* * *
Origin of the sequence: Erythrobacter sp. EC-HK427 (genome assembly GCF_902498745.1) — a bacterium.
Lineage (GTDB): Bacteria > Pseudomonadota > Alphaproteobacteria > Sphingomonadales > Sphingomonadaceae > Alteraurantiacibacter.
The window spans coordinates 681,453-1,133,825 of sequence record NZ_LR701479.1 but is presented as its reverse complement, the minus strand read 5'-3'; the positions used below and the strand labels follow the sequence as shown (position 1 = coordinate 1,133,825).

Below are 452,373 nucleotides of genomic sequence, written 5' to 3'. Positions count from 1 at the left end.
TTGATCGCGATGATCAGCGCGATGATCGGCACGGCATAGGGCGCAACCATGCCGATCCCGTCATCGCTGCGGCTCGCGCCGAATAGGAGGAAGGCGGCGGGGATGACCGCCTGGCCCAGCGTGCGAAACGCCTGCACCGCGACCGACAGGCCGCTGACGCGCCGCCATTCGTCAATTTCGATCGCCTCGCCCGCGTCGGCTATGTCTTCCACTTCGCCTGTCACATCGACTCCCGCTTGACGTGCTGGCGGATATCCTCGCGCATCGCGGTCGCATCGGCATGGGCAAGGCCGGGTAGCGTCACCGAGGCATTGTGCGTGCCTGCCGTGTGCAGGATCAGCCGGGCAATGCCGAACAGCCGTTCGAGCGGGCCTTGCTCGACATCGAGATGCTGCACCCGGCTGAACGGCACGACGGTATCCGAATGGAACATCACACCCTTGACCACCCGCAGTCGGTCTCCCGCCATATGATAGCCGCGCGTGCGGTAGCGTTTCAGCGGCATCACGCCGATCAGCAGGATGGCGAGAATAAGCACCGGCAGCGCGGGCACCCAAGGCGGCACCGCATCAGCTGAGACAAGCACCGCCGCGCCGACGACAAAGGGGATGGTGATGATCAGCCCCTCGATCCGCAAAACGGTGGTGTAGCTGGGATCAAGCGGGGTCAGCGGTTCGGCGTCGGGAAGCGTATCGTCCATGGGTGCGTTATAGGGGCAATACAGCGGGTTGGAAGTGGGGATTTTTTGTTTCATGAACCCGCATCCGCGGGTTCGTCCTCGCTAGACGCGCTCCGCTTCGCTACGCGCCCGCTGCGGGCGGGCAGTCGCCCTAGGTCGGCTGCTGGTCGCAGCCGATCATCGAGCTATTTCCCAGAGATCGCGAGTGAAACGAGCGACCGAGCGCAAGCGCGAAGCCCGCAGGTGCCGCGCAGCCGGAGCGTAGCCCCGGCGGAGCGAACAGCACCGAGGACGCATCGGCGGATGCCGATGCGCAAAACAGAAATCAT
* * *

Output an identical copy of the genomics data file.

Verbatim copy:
Origin of the sequence: Erythrobacter sp. EC-HK427 (genome assembly GCF_902498745.1) — a bacterium.
Lineage (GTDB): Bacteria > Pseudomonadota > Alphaproteobacteria > Sphingomonadales > Sphingomonadaceae > Alteraurantiacibacter.
The window spans coordinates 681,453-1,133,825 of sequence record NZ_LR701479.1 but is presented as its reverse complement, the minus strand read 5'-3'; the positions used below and the strand labels follow the sequence as shown (position 1 = coordinate 1,133,825).

Below are 452,373 nucleotides of genomic sequence, written 5' to 3'. Positions count from 1 at the left end.
TTGATCGCGATGATCAGCGCGATGATCGGCACGGCATAGGGCGCAACCATGCCGATCCCGTCATCGCTGCGGCTCGCGCCGAATAGGAGGAAGGCGGCGGGGATGACCGCCTGGCCCAGCGTGCGAAACGCCTGCACCGCGACCGACAGGCCGCTGACGCGCCGCCATTCGTCAATTTCGATCGCCTCGCCCGCGTCGGCTATGTCTTCCACTTCGCCTGTCACATCGACTCCCGCTTGACGTGCTGGCGGATATCCTCGCGCATCGCGGTCGCATCGGCATGGGCAAGGCCGGGTAGCGTCACCGAGGCATTGTGCGTGCCTGCCGTGTGCAGGATCAGCCGGGCAATGCCGAACAGCCGTTCGAGCGGGCCTTGCTCGACATCGAGATGCTGCACCCGGCTGAACGGCACGACGGTATCCGAATGGAACATCACACCCTTGACCACCCGCAGTCGGTCTCCCGCCATATGATAGCCGCGCGTGCGGTAGCGTTTCAGCGGCATCACGCCGATCAGCAGGATGGCGAGAATAAGCACCGGCAGCGCGGGCACCCAAGGCGGCACCGCATCAGCTGAGACAAGCACCGCCGCGCCGACGACAAAGGGGATGGTGATGATCAGCCCCTCGATCCGCAAAACGGTGGTGTAGCTGGGATCAAGCGGGGTCAGCGGTTCGGCGTCGGGAAGCGTATCGTCCATGGGTGCGTTATAGGGGCAATACAGCGGGTTGGAAGTGGGGATTTTTTGTTTCATGAACCCGCATCCGCGGGTTCGTCCTCGCTAGACGCGCTCCGCTTCGCTACGCGCCCGCTGCGGGCGGGCAGTCGCCCTAGGTCGGCTGCTGGTCGCAGCCGATCATCGAGCTATTTCCCAGAGATCGCGAGTGAAACGAGCGACCGAGCGCAAGCGCGAAGCCCGCAGGTGCCGCGCAGCCGGAGCGTAGCCCCGGCGGAGCGAACAGCACCGAGGACGCATCGGCGGATGCCGATGCGCAAAACAGAAATCAT